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What my reluctant loyalty to Star Wars has to do with growing a strong brand

Customer loyalty doesn't always come from the heart. Sometimes your customers stick around because they feel stuck. Customers like this are a retention risk, so you need to look beyond just sales numbers to know how healthy your business really is. A solid customer loyalty plan - informed by research and driven by Decision Science strategy - can make sure your customers will to keep coming back, no matter what.

Image by www_slon_pics from Pixabay

I have to see the new Star Wars movie.

Have to. Not want to.

No one’s making me. There is no cajoling or peer pressure, no blackmail, no gun to my head.

And yet there’s no real desire. I just can’t seem to care about Rey, Finn, or Poe. And I am not captivated by Kylo Ren. I’m only marginally curious about whether he and Rey are related, or soulmates, or if they’re going to end up in a tumultuous though passionate romantic relationship that ends in two-way domestic violence and blows up the whole galaxy.

But I still have to see it. Why? Because I am a die-hard original Star Wars fan, and there is nothing that will shake that out of me. Not even a string of disappointing films that make me question the essence of all that mattered in my childhood.

I could tell you my Star Wars stories – how many times I saw it, what action figures I had, etc., etc. This isn’t a competition. Just trust that I was hard-core.

And then, well… you know. The next three films/ first three episodes happened, and a lot of us felt it: the shock, the horror, the grave disappointment. And then the most recent films under J.J. Abrams… to me they’re just science fiction action films. Nothing more special than that.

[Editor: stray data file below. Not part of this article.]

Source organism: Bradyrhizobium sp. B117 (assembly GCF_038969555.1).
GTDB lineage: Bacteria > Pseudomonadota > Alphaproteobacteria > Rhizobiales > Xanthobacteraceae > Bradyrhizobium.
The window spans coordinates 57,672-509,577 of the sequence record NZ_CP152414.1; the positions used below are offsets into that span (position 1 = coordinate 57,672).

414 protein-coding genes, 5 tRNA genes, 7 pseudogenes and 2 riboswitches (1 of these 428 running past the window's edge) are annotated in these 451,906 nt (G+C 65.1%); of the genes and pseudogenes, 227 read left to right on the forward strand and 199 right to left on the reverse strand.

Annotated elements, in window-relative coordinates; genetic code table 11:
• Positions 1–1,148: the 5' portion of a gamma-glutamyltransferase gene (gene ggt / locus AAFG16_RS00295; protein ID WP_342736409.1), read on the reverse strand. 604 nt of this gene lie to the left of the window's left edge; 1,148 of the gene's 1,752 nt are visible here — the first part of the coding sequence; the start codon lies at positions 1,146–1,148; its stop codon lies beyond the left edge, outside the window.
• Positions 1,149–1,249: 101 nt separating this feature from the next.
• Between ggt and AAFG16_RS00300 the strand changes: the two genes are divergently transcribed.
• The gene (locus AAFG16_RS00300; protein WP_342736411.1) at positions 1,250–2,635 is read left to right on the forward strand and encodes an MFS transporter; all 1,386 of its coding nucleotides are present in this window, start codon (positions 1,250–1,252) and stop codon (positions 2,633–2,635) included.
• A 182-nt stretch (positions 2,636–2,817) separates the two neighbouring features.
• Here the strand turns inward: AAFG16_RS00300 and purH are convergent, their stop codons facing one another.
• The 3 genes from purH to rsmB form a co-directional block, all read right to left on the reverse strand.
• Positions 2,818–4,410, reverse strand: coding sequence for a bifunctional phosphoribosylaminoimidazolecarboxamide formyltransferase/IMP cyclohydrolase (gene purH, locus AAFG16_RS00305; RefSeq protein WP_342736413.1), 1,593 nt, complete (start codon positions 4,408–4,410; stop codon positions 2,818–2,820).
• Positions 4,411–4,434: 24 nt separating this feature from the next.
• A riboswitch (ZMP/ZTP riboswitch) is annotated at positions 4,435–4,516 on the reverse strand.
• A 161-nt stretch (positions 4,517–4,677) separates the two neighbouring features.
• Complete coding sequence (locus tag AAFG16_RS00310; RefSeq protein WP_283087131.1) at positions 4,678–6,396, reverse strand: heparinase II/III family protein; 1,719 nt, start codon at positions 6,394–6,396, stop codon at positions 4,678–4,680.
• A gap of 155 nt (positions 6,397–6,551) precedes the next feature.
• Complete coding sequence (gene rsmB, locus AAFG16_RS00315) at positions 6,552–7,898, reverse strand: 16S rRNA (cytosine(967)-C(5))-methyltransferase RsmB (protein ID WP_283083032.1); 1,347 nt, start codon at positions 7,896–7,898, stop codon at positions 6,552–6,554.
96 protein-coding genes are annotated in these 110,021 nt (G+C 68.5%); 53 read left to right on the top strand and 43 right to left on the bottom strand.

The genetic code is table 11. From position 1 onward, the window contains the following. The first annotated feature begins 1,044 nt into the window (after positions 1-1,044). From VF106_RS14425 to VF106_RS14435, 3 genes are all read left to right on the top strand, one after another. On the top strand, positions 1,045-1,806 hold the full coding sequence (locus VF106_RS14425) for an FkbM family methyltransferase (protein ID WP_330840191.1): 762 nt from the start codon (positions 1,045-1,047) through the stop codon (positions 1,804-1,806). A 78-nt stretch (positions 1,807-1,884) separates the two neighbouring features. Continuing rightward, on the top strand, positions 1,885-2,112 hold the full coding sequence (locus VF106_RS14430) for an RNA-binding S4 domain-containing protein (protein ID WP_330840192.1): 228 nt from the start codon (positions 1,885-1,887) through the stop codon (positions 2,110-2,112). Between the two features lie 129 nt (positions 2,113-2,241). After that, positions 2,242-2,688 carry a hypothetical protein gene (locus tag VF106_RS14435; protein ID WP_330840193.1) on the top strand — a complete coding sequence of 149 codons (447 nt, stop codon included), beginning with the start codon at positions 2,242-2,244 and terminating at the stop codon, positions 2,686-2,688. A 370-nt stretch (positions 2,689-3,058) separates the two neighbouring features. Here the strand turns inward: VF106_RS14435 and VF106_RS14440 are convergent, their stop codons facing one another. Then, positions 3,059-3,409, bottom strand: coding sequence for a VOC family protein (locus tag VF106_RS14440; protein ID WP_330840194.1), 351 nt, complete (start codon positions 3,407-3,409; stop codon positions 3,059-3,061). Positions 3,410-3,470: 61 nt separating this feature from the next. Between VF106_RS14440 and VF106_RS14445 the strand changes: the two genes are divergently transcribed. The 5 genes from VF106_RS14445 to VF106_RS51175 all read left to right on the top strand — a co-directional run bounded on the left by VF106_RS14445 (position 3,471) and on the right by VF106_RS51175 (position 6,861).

But I keep going back. Like a sucker. Because, well, the stupid Star Wars franchise has me in its grip, even though it has long lost my heart.

I suspect Star Wars wants my devotion truly, not begrudgingly. I bet Disney wants the same, as do other brands out there. Some brands do have my truly loyal devotion, and I will spend my money on them happily. Other brands, however, get my money, but I don’t feel good about it. My cable company falls into this category.

Your brand doesn’t want to fall into the cable company category. Or the Star Wars category.

Strong brands strive for heart-felt loyalty. It’s how you know that customers will keep coming back once you’ve done the hard work of winning them. It’s how you prevent negative reviews and ratings. It’s how you earn forgiveness after making huge mistakes.

It’s how you grow a healthy business.

Loyalty that isn’t heart-felt can carry a hint of resentment. Resentful loyal customers may keep coming back, but they’re a risk. A new, compelling competitor can pull them away if the switching costs are low enough. Their online comments can encourage others to stay away as well. I mean, I may see this next Star Wars movie, but I didn’t see Solo because the reviews sucked, and I’m on the fence about subscribing to the Disney Channel to watch The Mandalorian, no matter how cute Baby Yoda is – not even for $7 a month.

I probably won’t be having lengthy conversations about Star Wars the way I’ve had lengthy conversations about Joker. I could watch Joker 20 times, and I care zero about the DC franchise.

As a brand, and a business, it’s not enough to know that your customers keep coming back. Sales numbers don’t tell the whole story. You need to know how they’re coming back. And why. Is it because they truly love you, and feel connected and engaged with you? Or is it because they’re stuck in a rut?

Loyalty research of your customers is essential if you want to grow a healthy business with minimal risk and optimal confidence. Fortunately, it’s not that expensive or difficult to do (check out “Earn Fidelity” here). A short survey to customers, sent out on a consistent basis, can serve as a diagnostic tool, identifying areas you need to troubleshoot. Insights from Decision Science can drive effective strategy for nurturing the love in a deep and long-lasting way. In just a few months you can have a program in place to make sure that no one hates loving you ever again.

If all you care about is the bottom line, then all means look only at the bottom line. But if you care about the future of your company, and long-term over short-term success, then you need to know what lies in your customers’ hearts – or start getting comfortable with rejection. And no one likes rejection. Not Jar Jar Binks. And probably not you.


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